COMMITMENTS AND CONTINGENCIES
|6 Months Ended|
Jun. 30, 2019
|COMMITMENTS AND CONTINGENCIES|
|COMMITMENTS AND CONTINGENCIES||
NOTE 9 – COMMITMENTS AND CONTINGENCIES
On January 18, 2018, William Mahon, a Company stockholder, served a demand upon the Company’s board of directors (the “Board”) pursuant to Section 220 of the Delaware General Corporation Law (the “Demand”) seeking to inspect certain of the Company’s books and records. Generally, the Demand’s stated purpose was to investigate allegedly excessive compensation awarded to non-employee Board members for the fiscal years 2015–2017. The Board denied the allegations in the Demand, and agreed to provide limited books and records to Mahon. On September 17, 2018, another Company stockholder, Francisco Dos Ramos, filed a stockholder derivative complaint in the Delaware Chancery Court (the “Dos Ramos Action”) against Steven Rouhandeh, Frank Carsten Thiel, Mark Alvino, Stefano Buono, Stephen Howell, Richard Van Duyne, and Todd Wider as defendants, and the Company as nominal defendant (the “Dos Ramos Defendants”). Dos Ramos generally alleges that the Board breached its fiduciary duties, were unjustly enriched, and committed corporate waste by approving allegedly excessive compensation to non-employee Board members for the fiscal years 2015–2017. Dos Ramos generally seeks disgorgement of the allegedly improper payments to the Board, money damages, an order requiring corporate governance reforms, costs and attorneys’ fees. On November 28, 2018, Mahon filed a stockholder derivative complaint (the “Mahon Action”) in the United States District Court for the District of Delaware (the “District Court”) against Mark Ahn, Mark Alvino, Jeffrey Davis, Stephen Howell, Todd Wider, and Steven Rouhandeh, as defendants, and the Company as a nominal defendant (“Mahon Defendants”). The allegations in the Mahon Action are substantially similar to those set forth in his Demand, as well as those in the Dos Ramos Action. Mahon generally seeks the disgorgement of the allegedly improper payments to the Board, a constructive trust, money damages, costs and attorneys’ fees. On December 6, 2018, Mahon and the Mahon Defendants filed a joint motion for preliminary approval of settlement, along with a stipulation of settlement (the “Stipulation”) intending to settle all claims asserted in the Mahon Action.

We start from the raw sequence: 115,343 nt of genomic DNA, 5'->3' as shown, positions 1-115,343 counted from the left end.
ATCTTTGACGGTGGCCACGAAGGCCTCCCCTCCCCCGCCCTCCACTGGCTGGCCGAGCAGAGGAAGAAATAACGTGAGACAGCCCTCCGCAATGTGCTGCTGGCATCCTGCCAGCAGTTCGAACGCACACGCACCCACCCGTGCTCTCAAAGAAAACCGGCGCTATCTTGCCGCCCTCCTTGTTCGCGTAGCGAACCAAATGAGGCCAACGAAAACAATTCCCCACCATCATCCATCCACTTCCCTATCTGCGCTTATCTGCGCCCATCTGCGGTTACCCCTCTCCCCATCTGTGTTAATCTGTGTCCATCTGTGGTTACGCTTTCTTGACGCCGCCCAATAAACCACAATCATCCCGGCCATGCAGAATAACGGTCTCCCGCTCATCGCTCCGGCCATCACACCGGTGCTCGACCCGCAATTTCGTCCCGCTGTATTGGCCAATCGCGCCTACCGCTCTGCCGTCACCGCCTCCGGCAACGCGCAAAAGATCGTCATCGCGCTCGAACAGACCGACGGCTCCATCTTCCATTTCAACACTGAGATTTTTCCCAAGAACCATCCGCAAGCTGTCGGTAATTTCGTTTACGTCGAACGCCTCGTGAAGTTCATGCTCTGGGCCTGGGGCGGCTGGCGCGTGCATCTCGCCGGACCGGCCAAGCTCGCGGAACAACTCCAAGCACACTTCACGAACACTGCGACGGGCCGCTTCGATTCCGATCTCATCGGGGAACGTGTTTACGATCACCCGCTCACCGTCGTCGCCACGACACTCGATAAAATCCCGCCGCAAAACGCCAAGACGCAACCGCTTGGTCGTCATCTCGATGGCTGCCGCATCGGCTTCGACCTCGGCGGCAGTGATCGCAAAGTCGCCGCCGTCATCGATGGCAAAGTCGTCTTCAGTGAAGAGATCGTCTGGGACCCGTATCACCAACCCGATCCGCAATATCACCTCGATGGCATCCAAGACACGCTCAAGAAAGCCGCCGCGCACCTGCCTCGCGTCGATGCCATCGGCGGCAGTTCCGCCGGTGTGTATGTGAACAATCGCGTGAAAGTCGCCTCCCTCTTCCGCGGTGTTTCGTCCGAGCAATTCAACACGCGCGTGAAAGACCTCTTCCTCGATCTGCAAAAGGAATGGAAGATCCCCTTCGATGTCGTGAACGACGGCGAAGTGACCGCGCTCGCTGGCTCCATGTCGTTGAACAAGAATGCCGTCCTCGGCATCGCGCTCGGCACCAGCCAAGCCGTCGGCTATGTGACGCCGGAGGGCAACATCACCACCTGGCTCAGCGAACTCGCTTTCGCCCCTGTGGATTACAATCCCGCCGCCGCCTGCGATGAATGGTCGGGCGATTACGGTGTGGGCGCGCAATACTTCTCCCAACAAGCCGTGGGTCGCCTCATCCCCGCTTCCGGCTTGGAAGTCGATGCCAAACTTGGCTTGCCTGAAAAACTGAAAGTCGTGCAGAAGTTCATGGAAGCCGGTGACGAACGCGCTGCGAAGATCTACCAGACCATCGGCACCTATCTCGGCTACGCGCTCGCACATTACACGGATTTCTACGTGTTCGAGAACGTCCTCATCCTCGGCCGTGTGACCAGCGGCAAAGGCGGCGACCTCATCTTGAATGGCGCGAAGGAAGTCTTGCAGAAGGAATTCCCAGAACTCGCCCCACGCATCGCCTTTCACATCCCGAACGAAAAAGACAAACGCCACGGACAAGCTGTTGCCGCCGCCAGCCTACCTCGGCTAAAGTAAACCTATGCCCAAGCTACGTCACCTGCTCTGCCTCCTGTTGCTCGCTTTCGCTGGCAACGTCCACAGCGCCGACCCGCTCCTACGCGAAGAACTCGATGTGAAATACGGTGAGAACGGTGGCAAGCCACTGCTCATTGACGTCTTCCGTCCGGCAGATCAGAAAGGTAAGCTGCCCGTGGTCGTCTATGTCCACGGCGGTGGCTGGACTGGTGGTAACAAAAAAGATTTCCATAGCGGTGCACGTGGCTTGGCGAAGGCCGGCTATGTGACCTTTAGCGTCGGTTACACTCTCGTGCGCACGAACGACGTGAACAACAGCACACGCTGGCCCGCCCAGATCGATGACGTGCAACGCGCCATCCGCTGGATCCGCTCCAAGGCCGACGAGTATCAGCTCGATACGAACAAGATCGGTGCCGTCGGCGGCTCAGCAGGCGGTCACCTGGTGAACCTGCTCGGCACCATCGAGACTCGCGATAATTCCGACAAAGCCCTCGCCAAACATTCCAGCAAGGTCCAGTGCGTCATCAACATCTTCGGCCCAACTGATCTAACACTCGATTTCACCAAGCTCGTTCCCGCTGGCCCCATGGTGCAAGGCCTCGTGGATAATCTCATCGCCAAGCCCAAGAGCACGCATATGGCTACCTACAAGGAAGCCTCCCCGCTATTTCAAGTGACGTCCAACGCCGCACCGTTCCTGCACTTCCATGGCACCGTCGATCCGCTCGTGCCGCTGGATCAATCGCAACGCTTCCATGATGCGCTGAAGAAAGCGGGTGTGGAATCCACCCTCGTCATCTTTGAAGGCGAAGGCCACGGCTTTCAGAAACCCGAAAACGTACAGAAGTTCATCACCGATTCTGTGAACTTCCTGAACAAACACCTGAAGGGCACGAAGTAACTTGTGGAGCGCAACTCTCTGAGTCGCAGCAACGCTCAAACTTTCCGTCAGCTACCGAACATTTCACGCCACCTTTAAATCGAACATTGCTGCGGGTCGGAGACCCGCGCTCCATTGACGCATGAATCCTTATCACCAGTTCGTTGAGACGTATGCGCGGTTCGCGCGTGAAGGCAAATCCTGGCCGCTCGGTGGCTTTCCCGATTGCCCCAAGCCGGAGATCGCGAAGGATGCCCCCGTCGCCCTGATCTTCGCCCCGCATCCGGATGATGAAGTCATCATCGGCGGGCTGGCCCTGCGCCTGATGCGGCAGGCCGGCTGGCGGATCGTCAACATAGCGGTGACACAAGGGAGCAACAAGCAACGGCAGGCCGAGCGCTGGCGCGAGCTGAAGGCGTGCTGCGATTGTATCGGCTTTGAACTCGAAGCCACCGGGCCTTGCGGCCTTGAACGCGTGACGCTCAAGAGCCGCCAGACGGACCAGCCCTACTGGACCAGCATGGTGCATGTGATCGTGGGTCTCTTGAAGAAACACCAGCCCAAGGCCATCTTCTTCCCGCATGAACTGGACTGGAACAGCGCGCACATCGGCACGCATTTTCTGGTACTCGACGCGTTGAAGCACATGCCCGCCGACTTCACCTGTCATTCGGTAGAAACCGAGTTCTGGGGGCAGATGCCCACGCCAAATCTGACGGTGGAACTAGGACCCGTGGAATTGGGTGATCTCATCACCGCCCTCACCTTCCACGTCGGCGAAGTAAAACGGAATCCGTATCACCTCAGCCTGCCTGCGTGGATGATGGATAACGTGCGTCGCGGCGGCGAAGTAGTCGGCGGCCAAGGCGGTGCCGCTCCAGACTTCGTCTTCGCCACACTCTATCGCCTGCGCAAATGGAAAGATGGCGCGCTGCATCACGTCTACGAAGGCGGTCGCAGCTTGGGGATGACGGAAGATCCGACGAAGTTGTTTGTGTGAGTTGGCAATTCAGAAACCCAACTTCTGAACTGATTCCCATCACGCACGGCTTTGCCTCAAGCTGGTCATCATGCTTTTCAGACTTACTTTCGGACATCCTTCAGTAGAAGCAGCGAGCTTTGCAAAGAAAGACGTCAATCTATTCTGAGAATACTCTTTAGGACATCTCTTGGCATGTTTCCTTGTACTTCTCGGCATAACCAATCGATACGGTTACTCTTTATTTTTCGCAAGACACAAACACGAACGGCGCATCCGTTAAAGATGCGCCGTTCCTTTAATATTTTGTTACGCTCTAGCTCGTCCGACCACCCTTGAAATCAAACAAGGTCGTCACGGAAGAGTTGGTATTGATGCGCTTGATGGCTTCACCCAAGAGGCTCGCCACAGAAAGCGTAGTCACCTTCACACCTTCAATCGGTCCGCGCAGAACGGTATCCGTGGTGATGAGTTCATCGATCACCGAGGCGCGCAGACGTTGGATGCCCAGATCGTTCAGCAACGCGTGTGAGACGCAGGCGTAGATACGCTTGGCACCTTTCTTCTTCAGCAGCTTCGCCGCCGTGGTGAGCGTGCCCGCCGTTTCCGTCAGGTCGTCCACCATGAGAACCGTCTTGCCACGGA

On January 8, 2019, the District Court approved the parties’ notice of settlement, enjoining all Company stockholders from commencing or further prosecuting any claims asserted in the Mahon Action, and scheduled a settlement approval hearing for May 1, 2019. On January 25, 2019, the Chancery Court entered an order staying the Dos Ramos Action until May 8, 2019—one week after the May 1, 2019 settlement hearing in the Mahon Action. On May 2, 2019 the District Court entered an Order and Final Judgment approving the Stipulation. On August 6, 2019, the plaintiff in the Dos Ramos Action filed a voluntary notice of dismissal. On August 7, 2019, the chancery court entered an order of dismissal.
On October 22, 2018, EB Research Partnership, Inc. (“EBRP”) served upon the Company a Request for Arbitration (the “Request”), alleging that the Company was in breach of an Agreement executed in July 2016 (the “Agreement”) between and among the Company, EBRP, and Epidermolysis Bullosa Medical Research Foundation (“EBMRF” and together with EBRP, “Claimants”). EBRP alleged that Abeona had refused to lift trading restrictions on certain shares of Abeona common stock issued to EBRP, purportedly in breach of the Agreement. On November 21, 2018, the Company filed an action in the United States District Court for the Southern District of New York seeking a declaration that it was not required to arbitrate its dispute with EBRP on the basis that the Agreement was void for lack of consideration. On February 4, 2019, the court granted Claimants’ motion to compel arbitration. EBMRF was subsequently joined as a party to the arbitration. The parties submitted briefs to the arbitrator on March 18 and April 18, 2019. On May 15, 2019, the arbitrator issued a decision in favor of the Company (the “Final Award”). Specifically, the Final Award provides that the Agreement is void for lack of consideration; that Claimants fraudulently induced Abeona to enter into the Agreement; that Claimants cannot enforce the Agreement; that Claimants are not entitled to any relief under the Agreement; that, in view of their status as charitable organizations, Claimants would not be required to repay to Abeona the value of Abeona common stock they already sold; that the Company shall cancel any and all shares of Abeona common stock issued to Claimants that were still in Claimants’ possession; and that, as the losing parties, Claimants must bear the costs and expenses of the arbitration and Abeona’s costs and expenses.
The entire disclosure for commitments and contingencies.
Reference 1: http://fasb.org/us-gaap/role/ref/legacyRef